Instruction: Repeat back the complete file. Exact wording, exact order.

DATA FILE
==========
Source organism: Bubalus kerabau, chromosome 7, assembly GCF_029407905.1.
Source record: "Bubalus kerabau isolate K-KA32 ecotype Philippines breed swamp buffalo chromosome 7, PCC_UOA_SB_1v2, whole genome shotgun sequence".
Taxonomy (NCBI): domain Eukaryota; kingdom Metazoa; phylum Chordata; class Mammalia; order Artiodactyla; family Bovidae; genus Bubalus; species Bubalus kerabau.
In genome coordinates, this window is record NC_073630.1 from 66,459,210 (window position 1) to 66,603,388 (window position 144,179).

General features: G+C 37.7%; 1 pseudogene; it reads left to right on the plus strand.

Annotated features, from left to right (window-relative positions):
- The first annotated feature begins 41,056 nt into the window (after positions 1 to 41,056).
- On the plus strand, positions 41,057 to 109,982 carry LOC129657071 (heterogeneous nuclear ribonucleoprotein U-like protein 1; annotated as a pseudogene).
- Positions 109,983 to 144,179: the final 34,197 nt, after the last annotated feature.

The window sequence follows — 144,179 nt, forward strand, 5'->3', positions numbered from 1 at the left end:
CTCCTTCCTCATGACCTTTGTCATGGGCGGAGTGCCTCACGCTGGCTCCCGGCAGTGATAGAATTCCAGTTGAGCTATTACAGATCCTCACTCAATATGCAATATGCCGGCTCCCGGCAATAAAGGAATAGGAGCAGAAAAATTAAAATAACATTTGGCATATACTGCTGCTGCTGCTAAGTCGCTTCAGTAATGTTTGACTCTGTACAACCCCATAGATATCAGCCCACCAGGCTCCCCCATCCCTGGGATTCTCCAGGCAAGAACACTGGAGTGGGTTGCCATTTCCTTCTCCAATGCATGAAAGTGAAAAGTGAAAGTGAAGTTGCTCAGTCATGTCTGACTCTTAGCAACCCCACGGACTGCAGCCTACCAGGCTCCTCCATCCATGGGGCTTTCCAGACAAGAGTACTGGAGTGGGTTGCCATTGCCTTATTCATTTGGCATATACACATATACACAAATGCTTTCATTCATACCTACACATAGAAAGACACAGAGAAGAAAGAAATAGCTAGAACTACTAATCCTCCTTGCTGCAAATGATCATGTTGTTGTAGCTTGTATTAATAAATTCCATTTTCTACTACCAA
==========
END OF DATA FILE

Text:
Source organism: Bubalus kerabau, chromosome 7, assembly GCF_029407905.1.
Source record: "Bubalus kerabau isolate K-KA32 ecotype Philippines breed swamp buffalo chromosome 7, PCC_UOA_SB_1v2, whole genome shotgun sequence".
Taxonomy (NCBI): domain Eukaryota; kingdom Metazoa; phylum Chordata; class Mammalia; order Artiodactyla; family Bovidae; genus Bubalus; species Bubalus kerabau.
In genome coordinates, this window is record NC_073630.1 from 66,459,210 (window position 1) to 66,603,388 (window position 144,179).

General features: G+C 37.7%; 1 pseudogene; it reads left to right on the plus strand.

Annotated features, from left to right (window-relative positions):
- The first annotated feature begins 41,056 nt into the window (after positions 1 to 41,056).
- On the plus strand, positions 41,057 to 109,982 carry LOC129657071 (heterogeneous nuclear ribonucleoprotein U-like protein 1; annotated as a pseudogene).
- Positions 109,983 to 144,179: the final 34,197 nt, after the last annotated feature.

The window sequence follows — 144,179 nt, forward strand, 5'->3', positions numbered from 1 at the left end:
CTCCTTCCTCATGACCTTTGTCATGGGCGGAGTGCCTCACGCTGGCTCCCGGCAGTGATAGAATTCCAGTTGAGCTATTACAGATCCTCACTCAATATGCAATATGCCGGCTCCCGGCAATAAAGGAATAGGAGCAGAAAAATTAAAATAACATTTGGCATATACTGCTGCTGCTGCTAAGTCGCTTCAGTAATGTTTGACTCTGTACAACCCCATAGATATCAGCCCACCAGGCTCCCCCATCCCTGGGATTCTCCAGGCAAGAACACTGGAGTGGGTTGCCATTTCCTTCTCCAATGCATGAAAGTGAAAAGTGAAAGTGAAGTTGCTCAGTCATGTCTGACTCTTAGCAACCCCACGGACTGCAGCCTACCAGGCTCCTCCATCCATGGGGCTTTCCAGACAAGAGTACTGGAGTGGGTTGCCATTGCCTTATTCATTTGGCATATACACATATACACAAATGCTTTCATTCATACCTACACATAGAAAGACACAGAGAAGAAAGAAATAGCTAGAACTACTAATCCTCCTTGCTGCAAATGATCATGTTGTTGTAGCTTGTATTAATAAATTCCATTTTCTACTACCAA